You can get to the trail by parking in the Graveyard Fields Trail parking lot at Milepost 418.8. From there, you’ll descend down to see the Lower Falls waterfall. You can then continue on the trail to reach Upper Falls.
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4. Looking Glass Rock Trail
Looking Glass Rock is an iconic natural landmark that rises high above the lush trees of the Pisgah National Forest. While it looks impossible to hike to the top from the Blue Ridge Parkway side, if you travel around to the other side in the Brevard area, you’ll find a very manageable hiking trail that takes you to the summit.
Here you can enjoy great views of the surrounding mountains and the unique perspective of looking back toward the Blue Ridge Parkway. The Looking Glass Rock Trail is situated off the Forest Heritage Scenic Byway.
Keep in mind that this is an extremely popular trail, so it can get a little crowded in the summer and fall. If you’re hiking during one of these seasons, you might want to consider arriving early.
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The 6.5-mile round-trip trail climbs about 1,700 feet. However, there are many switchbacks along the way that make the hike achievable. Plus, the views from the top are well worth the effort you’ll put in to get there!
5. Crabtree Falls Loop Trail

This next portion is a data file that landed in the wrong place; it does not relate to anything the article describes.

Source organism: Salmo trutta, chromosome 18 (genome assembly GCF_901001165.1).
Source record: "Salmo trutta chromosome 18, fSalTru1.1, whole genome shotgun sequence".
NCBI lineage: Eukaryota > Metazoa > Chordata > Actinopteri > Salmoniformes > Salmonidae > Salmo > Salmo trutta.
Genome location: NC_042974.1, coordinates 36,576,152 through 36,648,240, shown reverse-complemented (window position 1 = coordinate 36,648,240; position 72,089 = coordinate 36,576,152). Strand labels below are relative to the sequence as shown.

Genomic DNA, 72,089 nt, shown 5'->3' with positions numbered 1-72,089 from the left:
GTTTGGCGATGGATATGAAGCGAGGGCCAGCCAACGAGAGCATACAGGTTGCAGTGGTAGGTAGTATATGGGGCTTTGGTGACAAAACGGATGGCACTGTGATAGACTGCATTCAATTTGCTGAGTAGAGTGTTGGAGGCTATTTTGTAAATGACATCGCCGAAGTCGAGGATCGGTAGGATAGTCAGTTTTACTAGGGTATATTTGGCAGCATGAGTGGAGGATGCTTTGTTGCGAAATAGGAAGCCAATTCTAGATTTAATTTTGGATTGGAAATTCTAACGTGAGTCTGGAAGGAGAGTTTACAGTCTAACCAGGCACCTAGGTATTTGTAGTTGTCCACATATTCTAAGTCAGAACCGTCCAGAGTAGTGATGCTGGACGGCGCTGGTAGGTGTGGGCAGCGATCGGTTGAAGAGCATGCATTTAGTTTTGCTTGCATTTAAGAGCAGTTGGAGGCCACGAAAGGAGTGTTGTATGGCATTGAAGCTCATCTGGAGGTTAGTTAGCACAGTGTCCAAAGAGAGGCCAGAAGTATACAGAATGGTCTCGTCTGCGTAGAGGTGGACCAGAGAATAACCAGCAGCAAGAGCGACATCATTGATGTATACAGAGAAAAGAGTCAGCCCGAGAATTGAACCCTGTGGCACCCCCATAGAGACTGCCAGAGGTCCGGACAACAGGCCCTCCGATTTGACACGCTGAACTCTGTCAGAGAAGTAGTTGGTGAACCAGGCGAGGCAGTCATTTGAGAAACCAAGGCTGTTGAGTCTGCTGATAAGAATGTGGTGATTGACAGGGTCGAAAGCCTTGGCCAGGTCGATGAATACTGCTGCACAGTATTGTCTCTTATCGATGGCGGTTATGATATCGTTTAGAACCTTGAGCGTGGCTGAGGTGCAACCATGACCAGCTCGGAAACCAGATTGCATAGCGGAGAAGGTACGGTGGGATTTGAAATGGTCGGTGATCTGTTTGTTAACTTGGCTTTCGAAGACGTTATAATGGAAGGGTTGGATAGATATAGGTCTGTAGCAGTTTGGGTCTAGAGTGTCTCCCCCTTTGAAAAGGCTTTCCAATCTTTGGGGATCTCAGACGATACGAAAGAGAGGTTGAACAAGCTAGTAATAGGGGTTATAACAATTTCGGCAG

If you’re looking for some amazing waterfall hikes near Asheville, you’re in luck. The region is known for its spectacular waterfalls, and many of them are easy to hike to.
Crabtree Falls is one such option. These spectacular falls cascade over a 60-foot rock cliff into a hollow filled with ferns and wildflowers.
To see the beautiful waterfall for yourself, you can hike the 2.5-mile Crabtree Falls Loop Trail. The parking lot for the trail is located at Milepost 339 on the Blue Ridge Parkway. From there, the trail descends into a mixed oak-hickory forest and through thickets full of rhododendron.
Once you see the falls, you can return to the parking lot either by following the same trail that took you down, or by crossing Crabtree Creek and taking the longer but more gradual trail back up.
6. Catawba Falls Trail
If you’re not done exploring waterfalls near Asheville, consider the Catawba Falls Trail. The 3-mile round trip trail offers an easy hike through a mossy, shaded forest that’s almost as beautiful as the falls themselves.
To reach the trail, you can park at the Catawba Falls trailhead parking lot on Catawba River Road. From there, you’ll take a flat trail that follows an old wagon route. Along the way, you’ll see numerous stone foundation ruins from the early 1900s.
Once you get to Catawba Falls, take your time soaking in the beauty of the series of cascades that are 100 feet tall. The area also has plenty of large boulders that are ideal for taking a break before your return hike.
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7. Shining Rock Mountain
Shining Rock Mountain is a unique natural landmark in the Shining Rock Wilderness. It gets its name from the white quartz outcropping near the top of the mountain that seems to gleam when sunlight catches it.
There’s an extensive trail system in this area, so you’ll find more than one way to reach the summit of Shining Rock Mountain and take in the spectacular views. The 9-mile round trip Ivestor Gap Trail offers one of the least strenuous climbs because it follows an old railroad grade roadbed through much of the wilderness.
If you’re looking for something more scenic and don’t mind a challenge, go for the 10-mile round trip Art Loeb Trail. This trail follows the rolling elevation changes over several mountain balds covered in wildflowers before eventually reaching the sparkling summit of Shining Rock Mountain.